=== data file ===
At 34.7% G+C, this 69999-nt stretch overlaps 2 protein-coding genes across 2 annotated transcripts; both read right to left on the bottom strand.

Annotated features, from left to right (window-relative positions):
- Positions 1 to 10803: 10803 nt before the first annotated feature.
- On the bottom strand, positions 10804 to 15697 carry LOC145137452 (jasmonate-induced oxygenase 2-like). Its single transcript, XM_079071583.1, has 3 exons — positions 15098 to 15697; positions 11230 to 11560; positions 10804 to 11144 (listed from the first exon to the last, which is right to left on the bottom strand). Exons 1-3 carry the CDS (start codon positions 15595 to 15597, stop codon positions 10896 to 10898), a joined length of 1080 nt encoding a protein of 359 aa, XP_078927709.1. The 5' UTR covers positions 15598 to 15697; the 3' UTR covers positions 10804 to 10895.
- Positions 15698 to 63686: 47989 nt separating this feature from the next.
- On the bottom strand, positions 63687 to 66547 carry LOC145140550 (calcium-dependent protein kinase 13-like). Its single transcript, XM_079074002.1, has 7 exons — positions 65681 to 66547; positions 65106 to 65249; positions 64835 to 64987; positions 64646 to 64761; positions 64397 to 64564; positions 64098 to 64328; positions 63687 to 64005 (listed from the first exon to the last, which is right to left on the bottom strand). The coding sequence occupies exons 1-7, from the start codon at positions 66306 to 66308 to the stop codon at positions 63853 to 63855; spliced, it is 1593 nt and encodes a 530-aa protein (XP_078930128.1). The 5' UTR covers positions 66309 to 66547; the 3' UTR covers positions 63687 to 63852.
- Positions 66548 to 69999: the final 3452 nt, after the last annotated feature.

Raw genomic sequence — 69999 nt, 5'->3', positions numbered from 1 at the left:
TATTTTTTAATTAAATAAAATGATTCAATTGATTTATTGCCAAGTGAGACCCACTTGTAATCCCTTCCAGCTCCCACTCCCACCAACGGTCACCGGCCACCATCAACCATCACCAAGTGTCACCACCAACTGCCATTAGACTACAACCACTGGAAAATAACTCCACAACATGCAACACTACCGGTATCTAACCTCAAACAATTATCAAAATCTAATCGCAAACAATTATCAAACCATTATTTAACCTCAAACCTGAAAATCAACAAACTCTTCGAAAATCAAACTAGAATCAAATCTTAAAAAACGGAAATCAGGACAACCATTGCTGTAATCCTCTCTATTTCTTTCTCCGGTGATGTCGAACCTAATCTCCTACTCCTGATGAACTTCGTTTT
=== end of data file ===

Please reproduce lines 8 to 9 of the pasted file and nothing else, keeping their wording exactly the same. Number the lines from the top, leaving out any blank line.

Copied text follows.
Raw genomic sequence — 69999 nt, 5'->3', positions numbered from 1 at the left:
TATTTTTTAATTAAATAAAATGATTCAATTGATTTATTGCCAAGTGAGACCCACTTGTAATCCCTTCCAGCTCCCACTCCCACCAACGGTCACCGGCCACCATCAACCATCACCAAGTGTCACCACCAACTGCCATTAGACTACAACCACTGGAAAATAACTCCACAACATGCAACACTACCGGTATCTAACCTCAAACAATTATCAAAATCTAATCGCAAACAATTATCAAACCATTATTTAACCTCAAACCTGAAAATCAACAAACTCTTCGAAAATCAAACTAGAATCAAATCTTAAAAAACGGAAATCAGGACAACCATTGCTGTAATCCTCTCTATTTCTTTCTCCGGTGATGTCGAACCTAATCTCCTACTCCTGATGAACTTCGTTTT